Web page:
Idiopathic intracranial hypertension (IIH) is a serious pathologic elevation of intracranial pressure (ICP) that can lead to blindness, cognitive decline, debilitating headaches, and distressing pulsatile tinnitus (PT). IIH most commonly occurs in overweight women of childbearing age, and while it has an incidence of 20 in 100,000 in this patient cohort, the prevalence continues to increase with expansion of the obesity epidemic. Venous sinus stenting (VSS) is a promising emerging therapy for IIH in which operators implant a stent within the cerebral venous sinuses using endovascular technique. While VSS has favorable efficacy, relapse rates, and complication rates, there remains significant room for improvement. Relapse of IIH in VSS patients is typically due to development of edge-stenosis proximal to the VSS. The flow conditions responsible for edge-stenosis development are unknown. In addition, not all patients have durable resolution of their PT after VSS. PT is typically attributed to flow abnormalities in the veins that are also affected by IIH, but the specific cause of return of PT in IIH is also unknown. Evaluation of the hemodynamics within most intracranial stents is not possible through conventional imaging techniques due to their high-metal content. In this project we will conduct a systematic study that will first develop improved methods for MR measurement of pressure in the veins accounting for turbulent flow, developing flexible-walled patient-specific flow models that account for the unique environment of the cerebral venous sinuses, MR methods for measuring the velocity field in these models, as well as Computational Fluid Dynamics to interrogate features that cannot be easily manipulated in vivo or in the models. Advances in these techniques will allow for robust description of the hemodynamics, including pressure and turbulence, that is present in the pre-treatment and post-treatment patient. We will compare the obtained hemodynamic variables, geometric variables, and biologic variables to longitudinal evaluation of IIH patients treated with VSS to identify odds ratios of each variable on requirement of revision surgery and PT recurrence using regression analyses. This data will be used to develop a clinical tool prototype that is intended to assist physicians in determining the ideal stent size for each patient.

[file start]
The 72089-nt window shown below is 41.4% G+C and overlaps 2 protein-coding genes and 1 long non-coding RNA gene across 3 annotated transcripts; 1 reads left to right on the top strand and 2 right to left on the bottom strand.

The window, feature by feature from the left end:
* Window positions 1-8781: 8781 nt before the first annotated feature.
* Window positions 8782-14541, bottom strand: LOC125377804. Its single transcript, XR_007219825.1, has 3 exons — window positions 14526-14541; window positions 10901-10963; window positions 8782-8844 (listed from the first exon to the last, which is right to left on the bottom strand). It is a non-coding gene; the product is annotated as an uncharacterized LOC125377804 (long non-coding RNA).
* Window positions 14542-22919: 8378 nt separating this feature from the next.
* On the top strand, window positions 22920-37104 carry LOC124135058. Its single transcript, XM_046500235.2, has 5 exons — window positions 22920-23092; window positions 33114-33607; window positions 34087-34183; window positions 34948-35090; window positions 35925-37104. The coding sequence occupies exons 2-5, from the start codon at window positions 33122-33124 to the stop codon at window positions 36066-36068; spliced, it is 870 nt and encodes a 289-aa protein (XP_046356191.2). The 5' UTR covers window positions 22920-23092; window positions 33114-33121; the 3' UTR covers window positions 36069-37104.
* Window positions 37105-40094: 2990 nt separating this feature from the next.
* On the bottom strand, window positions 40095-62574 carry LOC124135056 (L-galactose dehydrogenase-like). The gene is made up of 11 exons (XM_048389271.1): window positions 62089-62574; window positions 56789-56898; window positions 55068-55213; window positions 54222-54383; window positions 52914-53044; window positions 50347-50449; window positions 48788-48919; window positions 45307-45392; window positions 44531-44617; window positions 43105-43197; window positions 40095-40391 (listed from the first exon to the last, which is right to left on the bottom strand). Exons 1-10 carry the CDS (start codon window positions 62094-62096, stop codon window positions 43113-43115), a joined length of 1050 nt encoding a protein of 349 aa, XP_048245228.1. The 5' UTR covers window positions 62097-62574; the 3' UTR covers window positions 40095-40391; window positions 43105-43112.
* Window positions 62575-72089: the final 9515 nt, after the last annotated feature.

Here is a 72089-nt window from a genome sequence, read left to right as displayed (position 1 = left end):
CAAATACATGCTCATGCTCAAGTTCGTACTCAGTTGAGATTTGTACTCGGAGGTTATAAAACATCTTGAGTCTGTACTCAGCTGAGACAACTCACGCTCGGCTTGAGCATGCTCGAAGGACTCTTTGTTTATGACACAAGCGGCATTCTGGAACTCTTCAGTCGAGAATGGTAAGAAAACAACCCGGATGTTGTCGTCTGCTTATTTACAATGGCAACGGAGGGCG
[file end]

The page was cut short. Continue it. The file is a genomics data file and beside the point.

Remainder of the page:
Public Health Relevance

Idiopathic intracranial hypertension, a pathologic elevation of intracranial pressure, is a debilitating and dangerous disease that in many cases can be treated with venous sinus stenting. This emerging and promising therapy has significant risks of disease and symptom recurrence thought to be related to pressure fluctuations in the native vein and the stent, but the exact components of the hemodynamics are unknown. This project will systematically evaluate the hemodynamic variables, anatomical/geometrical variables, and stent variables using advanced imaging techniques on patient-specific flow models and computational models and compare these to longitudinal evaluations of recurrence in order to provide the necessary insights for the optimization of treatment strategies for these patients.

National Institute of Health (NIH)
National Heart, Lung, and Blood Institute (NHLBI)
High Priority, Short Term Project Award (R56)
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Emerging Imaging Technologies and Applications Study Section (EITA)
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Luo, James
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University of California San Francisco
Schools of Medicine
San Francisco
United States
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